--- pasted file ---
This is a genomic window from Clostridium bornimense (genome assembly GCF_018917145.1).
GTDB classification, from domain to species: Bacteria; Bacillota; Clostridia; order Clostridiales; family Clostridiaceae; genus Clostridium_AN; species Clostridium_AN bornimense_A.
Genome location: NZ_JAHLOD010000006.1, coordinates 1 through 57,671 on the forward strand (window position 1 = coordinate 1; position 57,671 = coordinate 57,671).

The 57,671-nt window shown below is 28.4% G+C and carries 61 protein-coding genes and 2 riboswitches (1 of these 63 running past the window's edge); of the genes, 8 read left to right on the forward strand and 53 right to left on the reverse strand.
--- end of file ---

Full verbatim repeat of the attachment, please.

This is a genomic window from Clostridium bornimense (genome assembly GCF_018917145.1).
GTDB classification, from domain to species: Bacteria; Bacillota; Clostridia; order Clostridiales; family Clostridiaceae; genus Clostridium_AN; species Clostridium_AN bornimense_A.
Genome location: NZ_JAHLOD010000006.1, coordinates 1 through 57,671 on the forward strand (window position 1 = coordinate 1; position 57,671 = coordinate 57,671).

The 57,671-nt window shown below is 28.4% G+C and carries 61 protein-coding genes and 2 riboswitches (1 of these 63 running past the window's edge); of the genes, 8 read left to right on the forward strand and 53 right to left on the reverse strand.